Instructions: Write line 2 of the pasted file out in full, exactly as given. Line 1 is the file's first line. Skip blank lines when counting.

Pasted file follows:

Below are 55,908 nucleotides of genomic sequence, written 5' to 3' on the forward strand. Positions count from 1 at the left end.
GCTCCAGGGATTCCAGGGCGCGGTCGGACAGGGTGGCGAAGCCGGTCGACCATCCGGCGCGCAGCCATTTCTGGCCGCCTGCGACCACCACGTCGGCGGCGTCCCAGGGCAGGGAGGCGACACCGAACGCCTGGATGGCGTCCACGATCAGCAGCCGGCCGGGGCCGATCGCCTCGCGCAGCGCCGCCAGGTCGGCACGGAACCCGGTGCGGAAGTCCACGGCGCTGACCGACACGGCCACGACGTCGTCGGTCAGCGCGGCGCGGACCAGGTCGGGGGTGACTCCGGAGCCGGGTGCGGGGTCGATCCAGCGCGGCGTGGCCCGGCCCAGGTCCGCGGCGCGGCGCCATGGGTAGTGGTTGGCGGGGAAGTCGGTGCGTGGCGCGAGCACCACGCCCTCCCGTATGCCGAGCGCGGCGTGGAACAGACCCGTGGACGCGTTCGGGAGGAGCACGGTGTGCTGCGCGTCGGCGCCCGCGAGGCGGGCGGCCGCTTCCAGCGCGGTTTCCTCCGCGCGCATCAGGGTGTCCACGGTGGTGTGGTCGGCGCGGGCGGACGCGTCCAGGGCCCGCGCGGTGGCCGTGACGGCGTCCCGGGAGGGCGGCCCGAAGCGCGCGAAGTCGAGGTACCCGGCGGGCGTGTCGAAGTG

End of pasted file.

GCTCCAGGGATTCCAGGGCGCGGTCGGACAGGGTGGCGAAGCCGGTCGACCATCCGGCGCGCAGCCATTTCTGGCCGCCTGCGACCACCACGTCGGCGGCGTCCCAGGGCAGGGAGGCGACACCGAACGCCTGGATGGCGTCCACGATCAGCAGCCGGCCGGGGCCGATCGCCTCGCGCAGCGCCGCCAGGTCGGCACGGAACCCGGTGCGGAAGTCCACGGCGCTGACCGACACGGCCACGACGTCGTCGGTCAGCGCGGCGCGGACCAGGTCGGGGGTGACTCCGGAGCCGGGTGCGGGGTCGATCCAGCGCGGCGTGGCCCGGCCCAGGTCCGCGGCGCGGCGCCATGGGTAGTGGTTGGCGGGGAAGTCGGTGCGTGGCGCGAGCACCACGCCCTCCCGTATGCCGAGCGCGGCGTGGAACAGACCCGTGGACGCGTTCGGGAGGAGCACGGTGTGCTGCGCGTCGGCGCCCGCGAGGCGGGCGGCCGCTTCCAGCGCGGTTTCCTCCGCGCGCATCAGGGTGTCCACGGTGGTGTGGTCGGCGCGGGCGGACGCGTCCAGGGCCCGCGCGGTGGCCGTGACGGCGTCCCGGGAGGGCGGCCCGAAGCGCGCGAAGTCGAGGTACCCGGCGGGCGTGTCGAAGTG